Georgia Governor Nathan Deal Vetos Anti-Gay Bill
On Monday, Georgia Governor Nathan Deal pulled the plug on a religious liberty bill that would allow discrimination against members of the LGBT community.
Hollywood, the NFL, Disney, Coca-Cola, Tyler Perry, and others applied pressure on Deal urging him to veto the bill or they would pull all of their business and jobs out of Georgia.
Governor Deal said he made the decision because House Bill 757 “doesn’t reflect the character of our state or the character of its people.”
He also made it clear that he didn’t appreciate the threats.
Here’s the scoop via Deadline:
“I do not think we have to discriminate against anyone to protect the faith based community in Georgia, “Gov. Deal said Monday. “Georgia is a welcoming state.” With the veto coming weeks before the May 3 deadline, Deal added that House Bill 757 “doesn’t reflect the character of our state or the character of its people.”
Georgia Gov Nathan Deal March 28Announcing his vet, Gov Deal also noted the outcry against the bill and the economic implications it could have had for the Peach State.” Some within the business community who oppose this bill have resorted to threats of withdrawing jobs from our state,” he said Monday morning. “I do not respond well to insults or threats. The people of Georgia deserve a leader who will made sound judgments based on solid reasons that are not inflamed by emotion.”
Still, while not naming names, the 2-term Republican also noted that Georgia legislators had come up against not simply Hollywood, the NFL, Atlanta-based Coca-Cola and more, but the Founding Fathers. “Their efforts to purge this bill of any possibility that it would allow or encourage discrimination illustrates how difficult it is to legislate something that is best left to the broad protections of the First Amendment.”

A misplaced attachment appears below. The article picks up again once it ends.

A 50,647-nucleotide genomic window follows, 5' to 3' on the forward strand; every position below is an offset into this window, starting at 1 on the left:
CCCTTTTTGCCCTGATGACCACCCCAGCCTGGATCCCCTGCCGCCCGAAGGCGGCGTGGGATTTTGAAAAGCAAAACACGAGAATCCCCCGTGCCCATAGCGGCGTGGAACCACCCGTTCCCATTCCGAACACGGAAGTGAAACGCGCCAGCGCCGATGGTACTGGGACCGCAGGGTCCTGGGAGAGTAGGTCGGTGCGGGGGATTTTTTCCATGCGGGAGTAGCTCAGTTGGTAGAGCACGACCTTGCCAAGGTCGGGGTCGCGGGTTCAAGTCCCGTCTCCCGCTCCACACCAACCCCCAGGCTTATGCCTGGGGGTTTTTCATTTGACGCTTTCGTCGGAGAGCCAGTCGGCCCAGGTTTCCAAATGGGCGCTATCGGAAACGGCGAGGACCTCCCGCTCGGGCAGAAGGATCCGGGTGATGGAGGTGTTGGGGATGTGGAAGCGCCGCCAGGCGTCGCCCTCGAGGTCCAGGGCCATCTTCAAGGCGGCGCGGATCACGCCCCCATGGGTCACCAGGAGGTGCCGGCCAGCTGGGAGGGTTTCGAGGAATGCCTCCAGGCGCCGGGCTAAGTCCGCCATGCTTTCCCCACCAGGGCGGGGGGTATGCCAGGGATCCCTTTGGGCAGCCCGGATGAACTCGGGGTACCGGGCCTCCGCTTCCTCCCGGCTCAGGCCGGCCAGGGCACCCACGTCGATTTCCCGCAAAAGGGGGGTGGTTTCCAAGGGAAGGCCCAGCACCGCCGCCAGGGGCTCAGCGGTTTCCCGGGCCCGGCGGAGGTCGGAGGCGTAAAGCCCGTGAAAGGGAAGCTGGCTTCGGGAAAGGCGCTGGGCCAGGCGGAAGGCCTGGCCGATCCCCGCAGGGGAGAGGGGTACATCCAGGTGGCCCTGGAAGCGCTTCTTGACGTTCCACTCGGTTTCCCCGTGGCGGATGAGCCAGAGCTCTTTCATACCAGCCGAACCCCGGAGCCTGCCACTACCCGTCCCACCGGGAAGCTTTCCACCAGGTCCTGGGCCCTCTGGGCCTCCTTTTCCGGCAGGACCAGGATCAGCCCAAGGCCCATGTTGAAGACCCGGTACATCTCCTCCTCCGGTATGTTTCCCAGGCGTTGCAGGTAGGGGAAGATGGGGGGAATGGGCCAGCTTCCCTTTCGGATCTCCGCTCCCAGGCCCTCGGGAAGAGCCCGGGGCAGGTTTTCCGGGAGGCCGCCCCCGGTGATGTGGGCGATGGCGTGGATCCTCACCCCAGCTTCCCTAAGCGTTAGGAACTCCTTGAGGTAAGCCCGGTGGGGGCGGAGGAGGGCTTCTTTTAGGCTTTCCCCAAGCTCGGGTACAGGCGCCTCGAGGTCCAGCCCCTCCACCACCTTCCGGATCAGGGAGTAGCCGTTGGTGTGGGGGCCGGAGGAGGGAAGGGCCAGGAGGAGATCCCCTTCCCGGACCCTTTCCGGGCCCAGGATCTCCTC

Passed in mid-March, the bill would have permitted “that religious officials shall not be required to perform marriage ceremonies in violation of their legal right to free exercise of religion,” and allows faith-based organizations to not hire or provide services to those who “violate such faith-based organization’s sincerely held religious belief.”
On March Disney came out strongly against the bill and asserted that it would “take our business elsewhere should any legislation allowing discriminatory practices be signed into state law.” The House of Mouse were soon followed by the likes of Time Warner, Netflix, CBS, Fox, Sony Pictures, Steven Spielberg’s Amblin Partners, NBCUniversal, Discovery, Open Road Films, The Weinstein Company, Lionsgate, MGM, AMC, whose blockbuster TV series The Walking Dead is made in Georgia, and Atlanta-based Tyler Perry Studios urging a veto of House Bill 757.
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